AC: Did you have in mind other publications while putting together MAKER ?

A A-C: We stayed inspired and it wasn't hard, since we are based in New York City. It's like sensory overload in the magazine rack of my corner bodega. Some of my favorites are 10, Tar, Journal, Cura, Whitewall, WAD, I Love You... I mean, MAKER went through so many incarnations, all of which came from research and collection of books and magazines that spoke to us creatively, whether it be their content, their graphic elements, the paper they are printed on, or the writing style.

But MAKER is unique in its vision and its execution. A fact I am proud of, and I feel is undeniable once you turn the pages.

AC: It seems to me amazing that you could carry out this issue on the side of your full-time job and living in an intense city like New York. What is your secret of keeping sane while making MAKER ?

A A-C: You know, I sometimes look at what we've created here, what it has become and I can't believe the amount of work it took. I used to feel worn out when I was at university, since I was working full-time at Sotheby's at the time and going to my classes at night, but now I realize that was amateur hour compared to my schedule now. There were these Nike ads around the city that really summed up the attitude that kept me and the team going; the tagline was something like "people who are busier than you are running right now"... and that's how we moved forward. The entire team works full-time in creative fields, and have demanding and unpredictable hours, so in the months just before going to print, we would meet after work, order take-out and organize a stashes of cigarettes, dark chocolates and Kombuchas. We would all gather around a table and work until about 4 or 5 a.m., go to sleep in shifts and then wake up for our day jobs. It wasn't pretty, but we got it done, and I think we all have a new appreciation for the amount of hours in a day.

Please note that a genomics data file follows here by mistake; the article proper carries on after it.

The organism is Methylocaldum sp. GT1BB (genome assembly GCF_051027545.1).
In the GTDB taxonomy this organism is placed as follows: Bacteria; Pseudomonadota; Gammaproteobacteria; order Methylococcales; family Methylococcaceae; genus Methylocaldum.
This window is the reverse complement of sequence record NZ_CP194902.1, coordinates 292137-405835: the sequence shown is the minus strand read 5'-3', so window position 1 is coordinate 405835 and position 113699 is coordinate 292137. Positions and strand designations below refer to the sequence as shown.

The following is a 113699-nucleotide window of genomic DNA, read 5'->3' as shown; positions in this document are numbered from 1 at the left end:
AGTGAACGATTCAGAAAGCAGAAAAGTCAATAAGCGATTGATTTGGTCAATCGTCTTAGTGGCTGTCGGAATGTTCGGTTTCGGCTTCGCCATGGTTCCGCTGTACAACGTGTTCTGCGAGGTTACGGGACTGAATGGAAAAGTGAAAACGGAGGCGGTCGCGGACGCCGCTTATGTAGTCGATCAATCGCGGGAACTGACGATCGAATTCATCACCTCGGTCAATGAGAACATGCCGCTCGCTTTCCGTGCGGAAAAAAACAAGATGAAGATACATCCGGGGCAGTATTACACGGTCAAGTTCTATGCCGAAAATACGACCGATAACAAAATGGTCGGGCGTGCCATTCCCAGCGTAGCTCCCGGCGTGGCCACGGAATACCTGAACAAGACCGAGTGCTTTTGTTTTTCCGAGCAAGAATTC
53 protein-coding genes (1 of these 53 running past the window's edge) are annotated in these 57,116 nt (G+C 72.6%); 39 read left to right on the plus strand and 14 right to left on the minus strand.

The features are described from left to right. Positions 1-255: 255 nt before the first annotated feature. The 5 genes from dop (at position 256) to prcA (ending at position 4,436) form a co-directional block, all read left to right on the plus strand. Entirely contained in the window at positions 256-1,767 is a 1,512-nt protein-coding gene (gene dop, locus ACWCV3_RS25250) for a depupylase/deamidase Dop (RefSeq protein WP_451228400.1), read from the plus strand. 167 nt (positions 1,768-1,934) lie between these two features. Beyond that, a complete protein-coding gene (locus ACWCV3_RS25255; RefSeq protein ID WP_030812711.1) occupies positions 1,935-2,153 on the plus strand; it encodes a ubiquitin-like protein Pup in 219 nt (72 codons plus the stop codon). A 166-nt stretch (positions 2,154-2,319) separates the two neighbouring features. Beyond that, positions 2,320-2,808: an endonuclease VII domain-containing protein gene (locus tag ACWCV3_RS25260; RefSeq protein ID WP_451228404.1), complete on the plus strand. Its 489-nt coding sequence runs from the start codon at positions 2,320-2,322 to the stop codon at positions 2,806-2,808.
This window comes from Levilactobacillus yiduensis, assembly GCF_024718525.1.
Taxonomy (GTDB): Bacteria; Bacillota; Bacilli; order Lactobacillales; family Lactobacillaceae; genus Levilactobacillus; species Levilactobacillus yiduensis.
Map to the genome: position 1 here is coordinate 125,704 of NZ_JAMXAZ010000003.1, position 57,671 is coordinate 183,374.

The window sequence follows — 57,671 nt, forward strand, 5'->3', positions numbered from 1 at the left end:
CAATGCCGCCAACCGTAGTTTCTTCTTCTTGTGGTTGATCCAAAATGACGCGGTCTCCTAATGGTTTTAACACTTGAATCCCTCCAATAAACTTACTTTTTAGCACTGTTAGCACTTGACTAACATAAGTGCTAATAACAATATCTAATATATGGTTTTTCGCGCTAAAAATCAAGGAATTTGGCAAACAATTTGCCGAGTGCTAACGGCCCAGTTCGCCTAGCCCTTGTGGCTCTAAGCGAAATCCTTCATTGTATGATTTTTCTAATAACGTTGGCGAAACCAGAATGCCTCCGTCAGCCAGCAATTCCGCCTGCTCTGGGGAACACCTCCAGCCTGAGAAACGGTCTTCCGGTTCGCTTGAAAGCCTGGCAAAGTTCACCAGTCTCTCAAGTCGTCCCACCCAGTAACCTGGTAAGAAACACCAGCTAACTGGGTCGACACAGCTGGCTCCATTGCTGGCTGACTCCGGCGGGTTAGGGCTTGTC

AC: Does New York inspires you? Are there other places that do too?

A A-C: New York is undeniably inspiring! And I think every city I've ever lived in holds something special for me, and I unconsciously refer to them for new inspirations. Berlin and Copenhagen are two of my favorite cities, for completely different reasons and I think the influence of both can be seen in the magazine.

Copenhagen was more about the color palette. Mostly blues, grays, soft pinks, peach and black, very classic and subdued -- which is prevalent throughout the pages of the magazine. Berlin supplied the first few pages of issue one : We have an "Unknown" section, which re-appropriates the concept of a milk carton ad. I found a work of art while living in Berlin; I don't know what about it attracted me exactly, but it reminded me of home. All the text was in Arabic, and it had no signature, no title, and no provenance. I kept it with me and brought it back to the U.S., tucked into my journal. It now has a full spread in the magazine, imploring the readers to help us find the artist !

AC: One last question, where will we find MAKER beside my bedside table ?

A A-C: Glad to hear it will be on your bedside ! But you will also find it in Creatures of Comfort, Phillips de Pury & Co. Design Shop, Fab.com, and we have been in talks with Opening Ceremony, Saturdays Surf, Colette, Shakespeare & Co (Paris), Hunting & Collecting, Bookmarc, and many other boutiques internationally.